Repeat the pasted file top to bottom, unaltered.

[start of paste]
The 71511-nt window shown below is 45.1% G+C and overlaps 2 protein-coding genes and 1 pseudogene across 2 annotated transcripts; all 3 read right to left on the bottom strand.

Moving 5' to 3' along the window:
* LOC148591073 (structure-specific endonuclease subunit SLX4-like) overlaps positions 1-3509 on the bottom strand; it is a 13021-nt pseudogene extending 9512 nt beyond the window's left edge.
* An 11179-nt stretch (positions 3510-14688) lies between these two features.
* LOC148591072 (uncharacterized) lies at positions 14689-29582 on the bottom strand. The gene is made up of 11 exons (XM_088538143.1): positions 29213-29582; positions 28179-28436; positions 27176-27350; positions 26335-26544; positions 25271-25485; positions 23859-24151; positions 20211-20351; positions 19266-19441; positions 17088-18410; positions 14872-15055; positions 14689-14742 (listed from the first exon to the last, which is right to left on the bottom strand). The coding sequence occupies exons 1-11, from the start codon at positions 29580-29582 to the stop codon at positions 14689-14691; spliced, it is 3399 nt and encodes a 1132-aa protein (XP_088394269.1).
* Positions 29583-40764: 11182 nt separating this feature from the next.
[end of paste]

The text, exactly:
The 71511-nt window shown below is 45.1% G+C and overlaps 2 protein-coding genes and 1 pseudogene across 2 annotated transcripts; all 3 read right to left on the bottom strand.

Moving 5' to 3' along the window:
* LOC148591073 (structure-specific endonuclease subunit SLX4-like) overlaps positions 1-3509 on the bottom strand; it is a 13021-nt pseudogene extending 9512 nt beyond the window's left edge.
* An 11179-nt stretch (positions 3510-14688) lies between these two features.
* LOC148591072 (uncharacterized) lies at positions 14689-29582 on the bottom strand. The gene is made up of 11 exons (XM_088538143.1): positions 29213-29582; positions 28179-28436; positions 27176-27350; positions 26335-26544; positions 25271-25485; positions 23859-24151; positions 20211-20351; positions 19266-19441; positions 17088-18410; positions 14872-15055; positions 14689-14742 (listed from the first exon to the last, which is right to left on the bottom strand). The coding sequence occupies exons 1-11, from the start codon at positions 29580-29582 to the stop codon at positions 14689-14691; spliced, it is 3399 nt and encodes a 1132-aa protein (XP_088394269.1).
* Positions 29583-40764: 11182 nt separating this feature from the next.